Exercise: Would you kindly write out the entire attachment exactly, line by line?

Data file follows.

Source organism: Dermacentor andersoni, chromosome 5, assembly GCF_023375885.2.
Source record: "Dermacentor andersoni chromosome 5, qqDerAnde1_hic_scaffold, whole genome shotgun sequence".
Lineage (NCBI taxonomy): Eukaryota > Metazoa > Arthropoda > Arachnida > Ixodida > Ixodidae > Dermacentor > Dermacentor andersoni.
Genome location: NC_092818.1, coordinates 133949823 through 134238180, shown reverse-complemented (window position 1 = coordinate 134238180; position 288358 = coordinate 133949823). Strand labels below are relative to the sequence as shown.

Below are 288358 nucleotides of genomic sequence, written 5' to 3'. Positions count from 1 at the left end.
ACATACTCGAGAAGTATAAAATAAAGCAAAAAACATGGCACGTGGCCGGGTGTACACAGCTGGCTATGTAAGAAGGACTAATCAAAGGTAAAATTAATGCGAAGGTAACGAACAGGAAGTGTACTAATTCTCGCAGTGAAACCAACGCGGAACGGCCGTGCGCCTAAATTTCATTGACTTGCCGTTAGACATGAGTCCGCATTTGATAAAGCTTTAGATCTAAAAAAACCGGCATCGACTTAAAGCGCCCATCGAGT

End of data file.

Source organism: Dermacentor andersoni, chromosome 5, assembly GCF_023375885.2.
Source record: "Dermacentor andersoni chromosome 5, qqDerAnde1_hic_scaffold, whole genome shotgun sequence".
Lineage (NCBI taxonomy): Eukaryota > Metazoa > Arthropoda > Arachnida > Ixodida > Ixodidae > Dermacentor > Dermacentor andersoni.
Genome location: NC_092818.1, coordinates 133949823 through 134238180, shown reverse-complemented (window position 1 = coordinate 134238180; position 288358 = coordinate 133949823). Strand labels below are relative to the sequence as shown.

Below are 288358 nucleotides of genomic sequence, written 5' to 3'. Positions count from 1 at the left end.
ACATACTCGAGAAGTATAAAATAAAGCAAAAAACATGGCACGTGGCCGGGTGTACACAGCTGGCTATGTAAGAAGGACTAATCAAAGGTAAAATTAATGCGAAGGTAACGAACAGGAAGTGTACTAATTCTCGCAGTGAAACCAACGCGGAACGGCCGTGCGCCTAAATTTCATTGACTTGCCGTTAGACATGAGTCCGCATTTGATAAAGCTTTAGATCTAAAAAAACCGGCATCGACTTAAAGCGCCCATCGAGT